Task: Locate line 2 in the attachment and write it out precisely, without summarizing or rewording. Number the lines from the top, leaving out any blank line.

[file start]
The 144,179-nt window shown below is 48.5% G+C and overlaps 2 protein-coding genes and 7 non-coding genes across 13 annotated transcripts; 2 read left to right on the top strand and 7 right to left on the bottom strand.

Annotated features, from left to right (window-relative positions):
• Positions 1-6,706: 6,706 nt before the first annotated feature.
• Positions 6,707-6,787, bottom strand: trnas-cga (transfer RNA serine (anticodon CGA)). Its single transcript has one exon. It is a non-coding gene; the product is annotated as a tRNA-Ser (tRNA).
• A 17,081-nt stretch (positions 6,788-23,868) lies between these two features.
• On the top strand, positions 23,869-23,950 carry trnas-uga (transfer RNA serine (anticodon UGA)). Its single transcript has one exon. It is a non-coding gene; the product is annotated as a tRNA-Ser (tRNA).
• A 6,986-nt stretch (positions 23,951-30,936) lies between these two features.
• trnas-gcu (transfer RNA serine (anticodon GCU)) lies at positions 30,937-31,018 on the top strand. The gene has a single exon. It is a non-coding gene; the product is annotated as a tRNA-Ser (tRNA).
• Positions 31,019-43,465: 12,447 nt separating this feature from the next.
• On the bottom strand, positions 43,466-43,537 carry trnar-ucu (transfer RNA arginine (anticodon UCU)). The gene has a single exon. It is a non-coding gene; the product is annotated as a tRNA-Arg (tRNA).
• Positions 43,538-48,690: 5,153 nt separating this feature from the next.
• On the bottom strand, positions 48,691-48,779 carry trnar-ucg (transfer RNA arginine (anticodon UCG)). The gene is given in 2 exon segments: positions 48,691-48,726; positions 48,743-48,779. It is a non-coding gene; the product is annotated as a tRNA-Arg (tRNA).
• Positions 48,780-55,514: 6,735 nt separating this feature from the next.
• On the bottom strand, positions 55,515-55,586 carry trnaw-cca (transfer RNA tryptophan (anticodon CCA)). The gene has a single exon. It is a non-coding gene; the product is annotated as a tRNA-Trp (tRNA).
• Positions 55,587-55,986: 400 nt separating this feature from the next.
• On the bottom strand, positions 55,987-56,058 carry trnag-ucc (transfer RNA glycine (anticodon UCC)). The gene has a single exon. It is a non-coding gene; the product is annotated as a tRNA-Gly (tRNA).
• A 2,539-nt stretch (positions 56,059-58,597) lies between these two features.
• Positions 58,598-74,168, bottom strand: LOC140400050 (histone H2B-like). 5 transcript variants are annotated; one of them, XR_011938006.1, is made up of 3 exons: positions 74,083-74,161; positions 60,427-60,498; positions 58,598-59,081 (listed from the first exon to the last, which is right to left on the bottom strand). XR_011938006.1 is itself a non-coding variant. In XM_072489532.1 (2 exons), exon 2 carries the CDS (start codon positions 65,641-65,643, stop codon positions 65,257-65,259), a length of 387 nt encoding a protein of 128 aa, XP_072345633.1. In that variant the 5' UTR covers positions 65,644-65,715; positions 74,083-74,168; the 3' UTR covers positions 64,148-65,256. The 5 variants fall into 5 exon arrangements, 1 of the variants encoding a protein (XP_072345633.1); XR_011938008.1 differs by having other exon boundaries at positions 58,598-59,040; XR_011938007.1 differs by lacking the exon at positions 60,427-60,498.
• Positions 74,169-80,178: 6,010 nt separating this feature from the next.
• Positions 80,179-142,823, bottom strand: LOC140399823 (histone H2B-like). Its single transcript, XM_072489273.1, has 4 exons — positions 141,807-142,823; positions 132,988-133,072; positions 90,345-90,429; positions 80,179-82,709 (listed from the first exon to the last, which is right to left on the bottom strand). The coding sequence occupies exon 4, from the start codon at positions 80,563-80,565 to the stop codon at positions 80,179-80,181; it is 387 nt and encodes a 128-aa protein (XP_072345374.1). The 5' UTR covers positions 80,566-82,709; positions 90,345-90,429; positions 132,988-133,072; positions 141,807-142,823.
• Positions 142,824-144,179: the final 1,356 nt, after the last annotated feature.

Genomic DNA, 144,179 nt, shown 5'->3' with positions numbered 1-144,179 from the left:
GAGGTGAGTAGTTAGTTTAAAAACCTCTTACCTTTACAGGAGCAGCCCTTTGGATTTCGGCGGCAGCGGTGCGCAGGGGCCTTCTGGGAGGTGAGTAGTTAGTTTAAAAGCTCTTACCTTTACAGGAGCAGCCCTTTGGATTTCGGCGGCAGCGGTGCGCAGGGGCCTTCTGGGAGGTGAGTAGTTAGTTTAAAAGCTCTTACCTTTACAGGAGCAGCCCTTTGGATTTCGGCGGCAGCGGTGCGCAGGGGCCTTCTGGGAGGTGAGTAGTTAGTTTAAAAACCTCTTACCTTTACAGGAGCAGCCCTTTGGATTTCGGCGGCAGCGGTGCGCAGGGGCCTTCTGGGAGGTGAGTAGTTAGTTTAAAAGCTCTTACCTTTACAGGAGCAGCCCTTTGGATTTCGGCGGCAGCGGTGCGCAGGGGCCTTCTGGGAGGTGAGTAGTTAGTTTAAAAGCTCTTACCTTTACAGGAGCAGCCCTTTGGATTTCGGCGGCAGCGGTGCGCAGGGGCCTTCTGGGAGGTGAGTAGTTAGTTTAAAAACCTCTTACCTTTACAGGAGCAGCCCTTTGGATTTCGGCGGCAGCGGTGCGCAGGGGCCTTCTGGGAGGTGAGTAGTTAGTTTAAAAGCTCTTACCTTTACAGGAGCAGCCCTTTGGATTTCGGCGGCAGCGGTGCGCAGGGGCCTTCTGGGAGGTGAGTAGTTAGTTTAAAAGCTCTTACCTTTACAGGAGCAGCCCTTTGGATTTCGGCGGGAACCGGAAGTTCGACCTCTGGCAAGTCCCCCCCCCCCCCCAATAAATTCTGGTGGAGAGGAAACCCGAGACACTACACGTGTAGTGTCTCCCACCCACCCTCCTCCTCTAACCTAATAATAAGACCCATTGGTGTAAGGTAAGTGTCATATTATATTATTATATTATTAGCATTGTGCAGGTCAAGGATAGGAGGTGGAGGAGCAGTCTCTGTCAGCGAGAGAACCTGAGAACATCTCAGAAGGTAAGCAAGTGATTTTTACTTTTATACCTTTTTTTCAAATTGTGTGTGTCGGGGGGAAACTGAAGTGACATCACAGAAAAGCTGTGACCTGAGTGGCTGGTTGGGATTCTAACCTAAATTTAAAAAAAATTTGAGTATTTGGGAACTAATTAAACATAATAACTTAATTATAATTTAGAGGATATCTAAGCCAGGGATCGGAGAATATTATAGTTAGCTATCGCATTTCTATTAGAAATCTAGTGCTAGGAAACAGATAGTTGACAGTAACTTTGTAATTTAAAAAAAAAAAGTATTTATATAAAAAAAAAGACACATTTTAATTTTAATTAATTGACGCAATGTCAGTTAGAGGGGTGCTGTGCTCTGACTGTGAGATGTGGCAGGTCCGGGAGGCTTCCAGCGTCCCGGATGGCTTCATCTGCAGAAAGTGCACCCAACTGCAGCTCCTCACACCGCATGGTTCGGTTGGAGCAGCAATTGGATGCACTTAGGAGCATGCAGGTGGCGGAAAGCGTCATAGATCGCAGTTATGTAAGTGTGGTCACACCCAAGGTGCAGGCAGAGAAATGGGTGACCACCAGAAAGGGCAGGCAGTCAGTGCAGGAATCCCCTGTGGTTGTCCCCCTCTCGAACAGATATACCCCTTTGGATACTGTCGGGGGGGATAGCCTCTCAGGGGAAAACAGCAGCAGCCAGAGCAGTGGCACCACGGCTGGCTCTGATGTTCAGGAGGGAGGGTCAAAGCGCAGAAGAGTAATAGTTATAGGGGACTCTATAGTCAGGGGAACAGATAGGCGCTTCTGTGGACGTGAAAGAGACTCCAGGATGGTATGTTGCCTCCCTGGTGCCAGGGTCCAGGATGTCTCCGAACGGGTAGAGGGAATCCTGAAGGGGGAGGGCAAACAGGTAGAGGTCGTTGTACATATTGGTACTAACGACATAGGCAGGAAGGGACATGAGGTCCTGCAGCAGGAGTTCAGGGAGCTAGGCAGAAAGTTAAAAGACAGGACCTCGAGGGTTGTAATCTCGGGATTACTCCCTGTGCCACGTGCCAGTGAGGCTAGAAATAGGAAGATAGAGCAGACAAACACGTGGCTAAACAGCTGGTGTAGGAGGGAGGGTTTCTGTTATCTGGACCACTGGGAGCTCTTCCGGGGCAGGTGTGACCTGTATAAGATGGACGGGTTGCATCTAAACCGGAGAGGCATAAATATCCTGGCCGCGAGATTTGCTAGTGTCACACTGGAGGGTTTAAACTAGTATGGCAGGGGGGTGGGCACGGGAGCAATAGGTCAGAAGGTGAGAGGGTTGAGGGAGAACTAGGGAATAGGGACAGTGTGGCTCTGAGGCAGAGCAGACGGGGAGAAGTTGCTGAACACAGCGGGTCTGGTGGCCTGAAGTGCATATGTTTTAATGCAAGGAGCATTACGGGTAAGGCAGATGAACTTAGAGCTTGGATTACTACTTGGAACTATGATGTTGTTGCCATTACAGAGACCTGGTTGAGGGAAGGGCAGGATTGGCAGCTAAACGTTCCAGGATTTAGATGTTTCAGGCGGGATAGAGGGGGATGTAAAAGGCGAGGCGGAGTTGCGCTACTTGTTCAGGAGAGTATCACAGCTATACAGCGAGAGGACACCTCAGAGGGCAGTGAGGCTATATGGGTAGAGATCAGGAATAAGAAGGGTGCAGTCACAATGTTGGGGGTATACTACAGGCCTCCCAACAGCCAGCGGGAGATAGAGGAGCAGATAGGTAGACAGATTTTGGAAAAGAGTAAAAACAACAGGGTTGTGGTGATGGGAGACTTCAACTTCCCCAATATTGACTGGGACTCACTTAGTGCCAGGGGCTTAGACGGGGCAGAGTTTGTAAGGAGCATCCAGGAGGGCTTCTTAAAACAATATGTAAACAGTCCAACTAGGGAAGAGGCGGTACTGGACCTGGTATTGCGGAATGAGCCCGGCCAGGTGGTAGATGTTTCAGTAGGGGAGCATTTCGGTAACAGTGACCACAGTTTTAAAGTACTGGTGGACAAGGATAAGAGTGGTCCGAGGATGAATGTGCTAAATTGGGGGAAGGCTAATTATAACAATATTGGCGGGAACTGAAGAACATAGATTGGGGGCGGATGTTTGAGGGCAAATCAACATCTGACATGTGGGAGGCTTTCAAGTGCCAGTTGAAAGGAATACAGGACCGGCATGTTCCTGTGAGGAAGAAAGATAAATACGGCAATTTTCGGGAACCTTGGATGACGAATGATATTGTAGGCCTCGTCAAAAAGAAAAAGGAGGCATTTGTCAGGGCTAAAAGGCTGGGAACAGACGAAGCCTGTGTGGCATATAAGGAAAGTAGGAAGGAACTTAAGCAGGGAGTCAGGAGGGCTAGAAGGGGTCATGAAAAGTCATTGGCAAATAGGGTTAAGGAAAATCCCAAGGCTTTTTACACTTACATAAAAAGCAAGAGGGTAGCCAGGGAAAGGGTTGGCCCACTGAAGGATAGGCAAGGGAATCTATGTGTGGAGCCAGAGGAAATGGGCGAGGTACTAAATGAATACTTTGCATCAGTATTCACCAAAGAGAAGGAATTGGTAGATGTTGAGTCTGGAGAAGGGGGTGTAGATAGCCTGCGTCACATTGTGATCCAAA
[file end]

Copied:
Annotated features, from left to right (window-relative positions):